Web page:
Best Cars of the 2019 Tokyo Motor Show

Bring in 'da funk

When it comes to international auto shows in foreign countries, Japan's often feels like the most "foreign." The Tokyo Motor Show never fails to astound us with its fun and funky off-beat concepts and production cars. The Japanese often conceive of vehicular needs and use cases that just don't seem to occur to folks in other countries, and that's why we love covering this show. Here are our picks for the best of the 2019 Tokyo Motor Show.

Toyota Mirai

Up close, it's as gorgeous as it appears in the photos. With unmistakable rear-drive proportions more appropriate for Lexus' flagship LS, restrained line work, and sharp lighting elements, the Mirai looks crisp and modern and has real presence. Inside, it feels like a quality piece, in a familiar Toyota Avalon kind of way. Its solid, handsome execution is not overstyled and doesn't push any boundaries, except in terms of its hydrogen fuel cell powertrain. Toyota reps claim that the final package is pretty close to this concept, including the 20-inch wheels. If the production Mirai comes to market looking 70-80 percent as good as this concept, it will be the greatest leap in design, between a single generation, in automotive history. Yeah, the original Mirai was that bizarre. —Ed Loh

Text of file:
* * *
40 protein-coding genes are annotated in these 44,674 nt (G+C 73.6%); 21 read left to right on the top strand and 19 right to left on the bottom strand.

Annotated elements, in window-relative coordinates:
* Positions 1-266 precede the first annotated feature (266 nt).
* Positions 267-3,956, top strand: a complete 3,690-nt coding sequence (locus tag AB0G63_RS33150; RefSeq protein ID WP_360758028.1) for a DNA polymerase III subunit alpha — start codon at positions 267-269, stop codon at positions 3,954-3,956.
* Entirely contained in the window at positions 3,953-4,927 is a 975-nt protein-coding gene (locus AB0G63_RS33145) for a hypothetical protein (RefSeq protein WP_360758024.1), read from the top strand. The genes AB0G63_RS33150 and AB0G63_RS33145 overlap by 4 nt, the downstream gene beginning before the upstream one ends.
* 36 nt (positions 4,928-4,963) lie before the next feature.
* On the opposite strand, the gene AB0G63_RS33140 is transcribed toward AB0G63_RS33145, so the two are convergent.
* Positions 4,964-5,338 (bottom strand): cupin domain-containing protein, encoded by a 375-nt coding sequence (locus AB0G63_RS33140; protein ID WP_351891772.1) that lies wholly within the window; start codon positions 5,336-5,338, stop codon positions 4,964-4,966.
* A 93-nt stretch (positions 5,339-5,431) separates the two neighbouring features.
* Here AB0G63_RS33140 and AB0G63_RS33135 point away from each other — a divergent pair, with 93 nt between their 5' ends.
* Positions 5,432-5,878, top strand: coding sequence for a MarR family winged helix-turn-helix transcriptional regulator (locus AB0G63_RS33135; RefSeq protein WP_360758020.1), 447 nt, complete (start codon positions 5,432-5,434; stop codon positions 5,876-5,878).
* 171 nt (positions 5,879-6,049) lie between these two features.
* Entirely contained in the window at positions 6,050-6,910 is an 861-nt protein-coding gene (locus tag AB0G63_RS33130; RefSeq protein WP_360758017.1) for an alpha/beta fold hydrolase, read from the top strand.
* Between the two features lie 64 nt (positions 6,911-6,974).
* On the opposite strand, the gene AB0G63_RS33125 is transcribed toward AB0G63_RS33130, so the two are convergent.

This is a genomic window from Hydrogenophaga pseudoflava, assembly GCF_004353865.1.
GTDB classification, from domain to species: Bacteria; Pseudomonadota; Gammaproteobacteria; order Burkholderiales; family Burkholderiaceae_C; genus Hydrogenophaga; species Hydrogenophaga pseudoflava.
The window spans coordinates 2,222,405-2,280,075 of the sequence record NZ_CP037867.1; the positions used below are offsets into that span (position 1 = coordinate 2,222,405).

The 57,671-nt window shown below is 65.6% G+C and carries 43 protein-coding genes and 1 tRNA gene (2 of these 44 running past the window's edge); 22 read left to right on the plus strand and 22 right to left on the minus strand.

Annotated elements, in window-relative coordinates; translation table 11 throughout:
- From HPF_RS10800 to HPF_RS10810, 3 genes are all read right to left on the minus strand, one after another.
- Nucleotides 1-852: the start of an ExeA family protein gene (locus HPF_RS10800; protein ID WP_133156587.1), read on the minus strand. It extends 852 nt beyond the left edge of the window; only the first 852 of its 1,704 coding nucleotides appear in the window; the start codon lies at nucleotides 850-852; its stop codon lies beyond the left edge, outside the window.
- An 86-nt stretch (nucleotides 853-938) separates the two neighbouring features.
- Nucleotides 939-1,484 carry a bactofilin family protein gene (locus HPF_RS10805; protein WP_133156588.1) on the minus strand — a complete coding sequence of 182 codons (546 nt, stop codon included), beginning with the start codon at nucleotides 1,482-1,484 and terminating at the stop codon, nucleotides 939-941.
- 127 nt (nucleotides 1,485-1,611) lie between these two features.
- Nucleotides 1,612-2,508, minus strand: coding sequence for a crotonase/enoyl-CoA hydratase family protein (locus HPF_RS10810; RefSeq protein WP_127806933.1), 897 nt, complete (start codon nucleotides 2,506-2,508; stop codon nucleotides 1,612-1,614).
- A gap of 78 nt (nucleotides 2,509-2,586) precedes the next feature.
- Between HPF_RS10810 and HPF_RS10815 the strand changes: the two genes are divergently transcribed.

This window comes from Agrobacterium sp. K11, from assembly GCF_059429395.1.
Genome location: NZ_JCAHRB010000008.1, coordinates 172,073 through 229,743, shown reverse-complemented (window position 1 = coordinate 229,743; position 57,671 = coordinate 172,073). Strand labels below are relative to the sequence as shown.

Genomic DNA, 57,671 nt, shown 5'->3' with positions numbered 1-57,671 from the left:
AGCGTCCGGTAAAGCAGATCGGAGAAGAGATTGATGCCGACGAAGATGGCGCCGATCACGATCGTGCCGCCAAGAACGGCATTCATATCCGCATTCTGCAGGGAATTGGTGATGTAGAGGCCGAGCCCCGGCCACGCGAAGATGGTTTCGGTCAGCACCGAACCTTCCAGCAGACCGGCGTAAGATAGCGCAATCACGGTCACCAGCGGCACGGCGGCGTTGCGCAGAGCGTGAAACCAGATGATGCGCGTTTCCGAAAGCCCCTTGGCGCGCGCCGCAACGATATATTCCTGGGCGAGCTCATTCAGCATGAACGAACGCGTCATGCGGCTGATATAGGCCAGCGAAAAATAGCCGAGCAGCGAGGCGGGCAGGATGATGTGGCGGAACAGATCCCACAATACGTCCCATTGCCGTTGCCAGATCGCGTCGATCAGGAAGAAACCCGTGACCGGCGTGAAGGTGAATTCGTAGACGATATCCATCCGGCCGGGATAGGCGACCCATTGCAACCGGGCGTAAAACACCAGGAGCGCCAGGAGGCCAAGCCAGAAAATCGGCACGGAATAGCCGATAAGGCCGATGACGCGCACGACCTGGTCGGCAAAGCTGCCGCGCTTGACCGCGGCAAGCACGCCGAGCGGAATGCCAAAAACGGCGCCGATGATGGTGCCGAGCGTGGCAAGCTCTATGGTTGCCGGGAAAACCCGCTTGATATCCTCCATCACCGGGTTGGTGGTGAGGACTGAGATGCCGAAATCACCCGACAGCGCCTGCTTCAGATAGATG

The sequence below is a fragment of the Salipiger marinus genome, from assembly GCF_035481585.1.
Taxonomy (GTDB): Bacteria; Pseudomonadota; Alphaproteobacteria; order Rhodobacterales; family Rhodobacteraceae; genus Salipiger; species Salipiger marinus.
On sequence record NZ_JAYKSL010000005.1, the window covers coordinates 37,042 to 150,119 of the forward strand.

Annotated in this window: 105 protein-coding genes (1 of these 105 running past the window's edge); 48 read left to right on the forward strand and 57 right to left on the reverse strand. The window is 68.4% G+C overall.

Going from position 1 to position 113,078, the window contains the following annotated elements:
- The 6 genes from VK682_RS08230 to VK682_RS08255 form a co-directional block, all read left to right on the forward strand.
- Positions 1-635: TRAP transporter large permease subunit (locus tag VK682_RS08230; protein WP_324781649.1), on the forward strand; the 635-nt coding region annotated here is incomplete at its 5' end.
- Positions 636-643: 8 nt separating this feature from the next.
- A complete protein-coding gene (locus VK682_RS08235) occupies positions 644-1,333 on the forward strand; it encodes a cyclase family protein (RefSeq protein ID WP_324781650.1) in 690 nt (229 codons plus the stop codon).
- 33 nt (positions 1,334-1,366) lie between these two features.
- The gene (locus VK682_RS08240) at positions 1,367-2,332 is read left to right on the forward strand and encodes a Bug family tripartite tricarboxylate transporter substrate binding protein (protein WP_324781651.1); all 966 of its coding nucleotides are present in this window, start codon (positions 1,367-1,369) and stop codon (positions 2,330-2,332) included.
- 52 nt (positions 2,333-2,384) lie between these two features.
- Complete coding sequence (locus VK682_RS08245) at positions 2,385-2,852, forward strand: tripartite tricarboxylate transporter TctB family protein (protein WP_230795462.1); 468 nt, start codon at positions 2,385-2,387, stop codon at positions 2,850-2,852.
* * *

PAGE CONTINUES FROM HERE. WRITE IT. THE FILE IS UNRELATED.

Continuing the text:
Mitsubishi Mi-Tech

I can't decide if I love it or hate it, but I am intrigued by this two-seater Mitsubishi concept with no roof or doors, big slabby sides, giant wheel arches, and a massive rear with fans in the top. That is because the plug-in hybrid foregoes a conventional piston engine as its generator, instead using a turbine engine to charge the batteries and power the four motors, one for each wheel. And the turbine drinks alcohol. —Alisa Priddle

Honda Fit